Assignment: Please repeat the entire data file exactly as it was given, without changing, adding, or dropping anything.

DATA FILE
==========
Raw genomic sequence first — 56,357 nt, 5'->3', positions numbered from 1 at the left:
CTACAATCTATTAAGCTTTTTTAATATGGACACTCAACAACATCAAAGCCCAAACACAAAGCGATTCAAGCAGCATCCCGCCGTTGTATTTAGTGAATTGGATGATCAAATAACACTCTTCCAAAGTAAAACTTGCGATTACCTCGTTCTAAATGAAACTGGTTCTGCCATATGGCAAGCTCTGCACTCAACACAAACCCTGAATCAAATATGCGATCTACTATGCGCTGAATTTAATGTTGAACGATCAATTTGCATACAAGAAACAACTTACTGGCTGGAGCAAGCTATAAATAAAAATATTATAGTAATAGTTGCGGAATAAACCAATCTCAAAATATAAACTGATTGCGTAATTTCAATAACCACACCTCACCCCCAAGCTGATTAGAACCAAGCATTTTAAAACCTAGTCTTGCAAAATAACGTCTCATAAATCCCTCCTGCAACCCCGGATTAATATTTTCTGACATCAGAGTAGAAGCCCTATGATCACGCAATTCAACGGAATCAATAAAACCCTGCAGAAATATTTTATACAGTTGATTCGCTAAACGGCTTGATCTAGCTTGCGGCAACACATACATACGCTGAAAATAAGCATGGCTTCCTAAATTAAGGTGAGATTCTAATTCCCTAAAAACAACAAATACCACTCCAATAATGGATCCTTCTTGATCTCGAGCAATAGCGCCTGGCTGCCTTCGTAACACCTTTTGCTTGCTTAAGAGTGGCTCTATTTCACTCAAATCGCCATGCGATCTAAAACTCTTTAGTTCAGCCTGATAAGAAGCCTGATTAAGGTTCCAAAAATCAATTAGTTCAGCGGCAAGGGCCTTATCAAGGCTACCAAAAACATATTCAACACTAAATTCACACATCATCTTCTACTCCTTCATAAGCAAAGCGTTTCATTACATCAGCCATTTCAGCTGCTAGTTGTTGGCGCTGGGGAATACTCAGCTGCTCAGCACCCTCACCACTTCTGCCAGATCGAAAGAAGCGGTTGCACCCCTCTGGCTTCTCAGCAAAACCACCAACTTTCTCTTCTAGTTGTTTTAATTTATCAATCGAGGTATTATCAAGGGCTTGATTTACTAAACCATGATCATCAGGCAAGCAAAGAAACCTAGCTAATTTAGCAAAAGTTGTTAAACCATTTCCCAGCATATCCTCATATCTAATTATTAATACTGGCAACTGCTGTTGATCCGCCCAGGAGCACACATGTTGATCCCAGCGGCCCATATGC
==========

Raw genomic sequence first — 56,357 nt, 5'->3', positions numbered from 1 at the left:
CTACAATCTATTAAGCTTTTTTAATATGGACACTCAACAACATCAAAGCCCAAACACAAAGCGATTCAAGCAGCATCCCGCCGTTGTATTTAGTGAATTGGATGATCAAATAACACTCTTCCAAAGTAAAACTTGCGATTACCTCGTTCTAAATGAAACTGGTTCTGCCATATGGCAAGCTCTGCACTCAACACAAACCCTGAATCAAATATGCGATCTACTATGCGCTGAATTTAATGTTGAACGATCAATTTGCATACAAGAAACAACTTACTGGCTGGAGCAAGCTATAAATAAAAATATTATAGTAATAGTTGCGGAATAAACCAATCTCAAAATATAAACTGATTGCGTAATTTCAATAACCACACCTCACCCCCAAGCTGATTAGAACCAAGCATTTTAAAACCTAGTCTTGCAAAATAACGTCTCATAAATCCCTCCTGCAACCCCGGATTAATATTTTCTGACATCAGAGTAGAAGCCCTATGATCACGCAATTCAACGGAATCAATAAAACCCTGCAGAAATATTTTATACAGTTGATTCGCTAAACGGCTTGATCTAGCTTGCGGCAACACATACATACGCTGAAAATAAGCATGGCTTCCTAAATTAAGGTGAGATTCTAATTCCCTAAAAACAACAAATACCACTCCAATAATGGATCCTTCTTGATCTCGAGCAATAGCGCCTGGCTGCCTTCGTAACACCTTTTGCTTGCTTAAGAGTGGCTCTATTTCACTCAAATCGCCATGCGATCTAAAACTCTTTAGTTCAGCCTGATAAGAAGCCTGATTAAGGTTCCAAAAATCAATTAGTTCAGCGGCAAGGGCCTTATCAAGGCTACCAAAAACATATTCAACACTAAATTCACACATCATCTTCTACTCCTTCATAAGCAAAGCGTTTCATTACATCAGCCATTTCAGCTGCTAGTTGTTGGCGCTGGGGAATACTCAGCTGCTCAGCACCCTCACCACTTCTGCCAGATCGAAAGAAGCGGTTGCACCCCTCTGGCTTCTCAGCAAAACCACCAACTTTCTCTTCTAGTTGTTTTAATTTATCAATCGAGGTATTATCAAGGGCTTGATTTACTAAACCATGATCATCAGGCAAGCAAAGAAACCTAGCTAATTTAGCAAAAGTTGTTAAACCATTTCCCAGCATATCCTCATATCTAATTATTAATACTGGCAACTGCTGTTGATCCGCCCAGGAGCACACATGTTGATCCCAGCGGCCCATATGC